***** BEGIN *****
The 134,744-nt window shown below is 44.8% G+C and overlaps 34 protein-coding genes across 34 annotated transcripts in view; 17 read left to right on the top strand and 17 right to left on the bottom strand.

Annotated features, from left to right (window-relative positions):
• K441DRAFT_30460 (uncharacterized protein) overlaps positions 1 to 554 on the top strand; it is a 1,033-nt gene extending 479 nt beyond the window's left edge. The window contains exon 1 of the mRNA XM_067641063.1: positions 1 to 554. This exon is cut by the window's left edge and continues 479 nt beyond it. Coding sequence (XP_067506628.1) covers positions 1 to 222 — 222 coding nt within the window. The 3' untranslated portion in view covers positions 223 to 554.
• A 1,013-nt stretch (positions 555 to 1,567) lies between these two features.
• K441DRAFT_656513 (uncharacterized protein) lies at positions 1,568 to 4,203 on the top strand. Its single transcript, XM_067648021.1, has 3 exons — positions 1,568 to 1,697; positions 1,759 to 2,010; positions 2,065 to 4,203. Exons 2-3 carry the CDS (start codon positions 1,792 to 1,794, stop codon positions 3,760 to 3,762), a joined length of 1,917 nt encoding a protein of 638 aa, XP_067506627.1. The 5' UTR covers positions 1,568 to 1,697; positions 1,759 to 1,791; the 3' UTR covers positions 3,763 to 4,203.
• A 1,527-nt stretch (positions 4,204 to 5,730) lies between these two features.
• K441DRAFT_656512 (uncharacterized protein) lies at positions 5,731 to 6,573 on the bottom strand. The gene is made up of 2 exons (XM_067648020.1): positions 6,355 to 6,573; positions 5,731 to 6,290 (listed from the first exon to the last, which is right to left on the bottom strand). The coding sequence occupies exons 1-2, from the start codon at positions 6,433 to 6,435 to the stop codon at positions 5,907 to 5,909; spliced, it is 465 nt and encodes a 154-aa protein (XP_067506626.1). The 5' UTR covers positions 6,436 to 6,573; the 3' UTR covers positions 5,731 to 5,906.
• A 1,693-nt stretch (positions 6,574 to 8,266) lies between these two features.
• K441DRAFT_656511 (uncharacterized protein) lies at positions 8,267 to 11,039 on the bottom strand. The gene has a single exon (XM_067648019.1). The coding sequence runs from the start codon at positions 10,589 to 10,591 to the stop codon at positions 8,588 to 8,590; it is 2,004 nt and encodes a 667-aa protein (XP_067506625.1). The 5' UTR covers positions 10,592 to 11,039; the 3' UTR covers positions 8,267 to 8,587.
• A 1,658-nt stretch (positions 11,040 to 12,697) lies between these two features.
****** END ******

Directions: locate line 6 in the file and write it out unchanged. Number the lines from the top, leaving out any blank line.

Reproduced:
• A 1,527-nt stretch (positions 4,204 to 5,730) lies between these two features.